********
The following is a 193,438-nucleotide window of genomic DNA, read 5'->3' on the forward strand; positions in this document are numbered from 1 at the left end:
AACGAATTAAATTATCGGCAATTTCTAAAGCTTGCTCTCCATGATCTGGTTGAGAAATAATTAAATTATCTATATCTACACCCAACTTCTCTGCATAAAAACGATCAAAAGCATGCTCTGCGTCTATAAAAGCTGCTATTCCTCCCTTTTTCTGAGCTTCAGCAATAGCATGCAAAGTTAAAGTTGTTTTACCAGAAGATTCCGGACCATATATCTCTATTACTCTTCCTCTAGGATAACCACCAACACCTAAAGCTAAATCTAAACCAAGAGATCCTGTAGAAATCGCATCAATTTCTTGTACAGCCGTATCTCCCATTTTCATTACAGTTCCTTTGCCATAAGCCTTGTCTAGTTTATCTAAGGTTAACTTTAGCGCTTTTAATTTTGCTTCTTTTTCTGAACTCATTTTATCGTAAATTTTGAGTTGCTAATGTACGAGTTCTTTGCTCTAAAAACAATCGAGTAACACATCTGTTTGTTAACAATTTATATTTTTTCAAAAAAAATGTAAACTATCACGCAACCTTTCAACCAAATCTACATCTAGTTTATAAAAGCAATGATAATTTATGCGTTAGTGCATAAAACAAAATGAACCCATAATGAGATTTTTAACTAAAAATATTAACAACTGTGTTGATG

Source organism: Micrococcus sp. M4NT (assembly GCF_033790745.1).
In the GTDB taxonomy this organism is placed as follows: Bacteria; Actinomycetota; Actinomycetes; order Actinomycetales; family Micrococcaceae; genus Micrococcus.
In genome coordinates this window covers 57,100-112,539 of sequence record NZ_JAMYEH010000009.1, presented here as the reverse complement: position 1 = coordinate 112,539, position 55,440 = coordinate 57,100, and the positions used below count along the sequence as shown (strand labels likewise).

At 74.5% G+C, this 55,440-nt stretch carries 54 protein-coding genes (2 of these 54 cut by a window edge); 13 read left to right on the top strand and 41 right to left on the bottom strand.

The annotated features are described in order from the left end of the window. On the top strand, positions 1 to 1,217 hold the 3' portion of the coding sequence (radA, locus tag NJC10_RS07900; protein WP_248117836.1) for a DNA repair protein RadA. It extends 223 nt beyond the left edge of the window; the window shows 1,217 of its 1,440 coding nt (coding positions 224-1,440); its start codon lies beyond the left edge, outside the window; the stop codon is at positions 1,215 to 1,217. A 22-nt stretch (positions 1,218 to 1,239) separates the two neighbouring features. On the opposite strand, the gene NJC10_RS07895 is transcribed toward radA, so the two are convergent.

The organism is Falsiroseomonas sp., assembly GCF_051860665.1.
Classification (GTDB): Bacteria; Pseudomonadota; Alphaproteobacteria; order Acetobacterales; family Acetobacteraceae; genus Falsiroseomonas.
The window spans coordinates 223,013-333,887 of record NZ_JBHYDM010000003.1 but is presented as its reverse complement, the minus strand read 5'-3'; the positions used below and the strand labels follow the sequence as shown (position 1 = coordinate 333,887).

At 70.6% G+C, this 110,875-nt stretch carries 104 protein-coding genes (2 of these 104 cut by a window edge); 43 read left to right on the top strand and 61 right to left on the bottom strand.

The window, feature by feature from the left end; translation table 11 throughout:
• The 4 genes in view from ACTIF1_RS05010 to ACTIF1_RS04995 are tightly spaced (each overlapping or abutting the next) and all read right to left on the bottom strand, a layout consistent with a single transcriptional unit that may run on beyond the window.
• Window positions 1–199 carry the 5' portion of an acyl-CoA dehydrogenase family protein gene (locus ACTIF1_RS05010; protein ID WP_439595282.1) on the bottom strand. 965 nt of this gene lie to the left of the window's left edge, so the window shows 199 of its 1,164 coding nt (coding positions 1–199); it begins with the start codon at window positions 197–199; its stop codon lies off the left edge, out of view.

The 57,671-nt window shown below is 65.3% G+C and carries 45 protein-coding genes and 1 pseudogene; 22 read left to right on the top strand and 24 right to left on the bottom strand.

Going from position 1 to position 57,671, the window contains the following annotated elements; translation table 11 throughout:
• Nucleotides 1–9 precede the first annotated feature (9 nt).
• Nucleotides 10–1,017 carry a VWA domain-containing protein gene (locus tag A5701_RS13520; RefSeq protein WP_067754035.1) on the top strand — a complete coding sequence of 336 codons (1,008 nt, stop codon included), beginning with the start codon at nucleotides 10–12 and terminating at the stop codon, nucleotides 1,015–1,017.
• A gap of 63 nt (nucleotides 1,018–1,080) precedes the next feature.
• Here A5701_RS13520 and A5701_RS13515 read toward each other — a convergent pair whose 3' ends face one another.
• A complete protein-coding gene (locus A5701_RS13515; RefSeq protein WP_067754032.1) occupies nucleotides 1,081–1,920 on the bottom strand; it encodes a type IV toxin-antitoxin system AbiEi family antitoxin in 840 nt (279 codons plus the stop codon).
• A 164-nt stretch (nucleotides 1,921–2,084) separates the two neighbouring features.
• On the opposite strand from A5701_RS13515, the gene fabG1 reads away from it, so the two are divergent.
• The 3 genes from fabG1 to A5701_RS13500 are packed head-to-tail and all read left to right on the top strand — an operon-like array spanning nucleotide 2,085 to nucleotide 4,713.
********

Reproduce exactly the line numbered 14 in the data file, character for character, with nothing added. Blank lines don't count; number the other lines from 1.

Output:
• Window positions 1–199 carry the 5' portion of an acyl-CoA dehydrogenase family protein gene (locus ACTIF1_RS05010; protein ID WP_439595282.1) on the bottom strand. 965 nt of this gene lie to the left of the window's left edge, so the window shows 199 of its 1,164 coding nt (coding positions 1–199); it begins with the start codon at window positions 197–199; its stop codon lies off the left edge, out of view.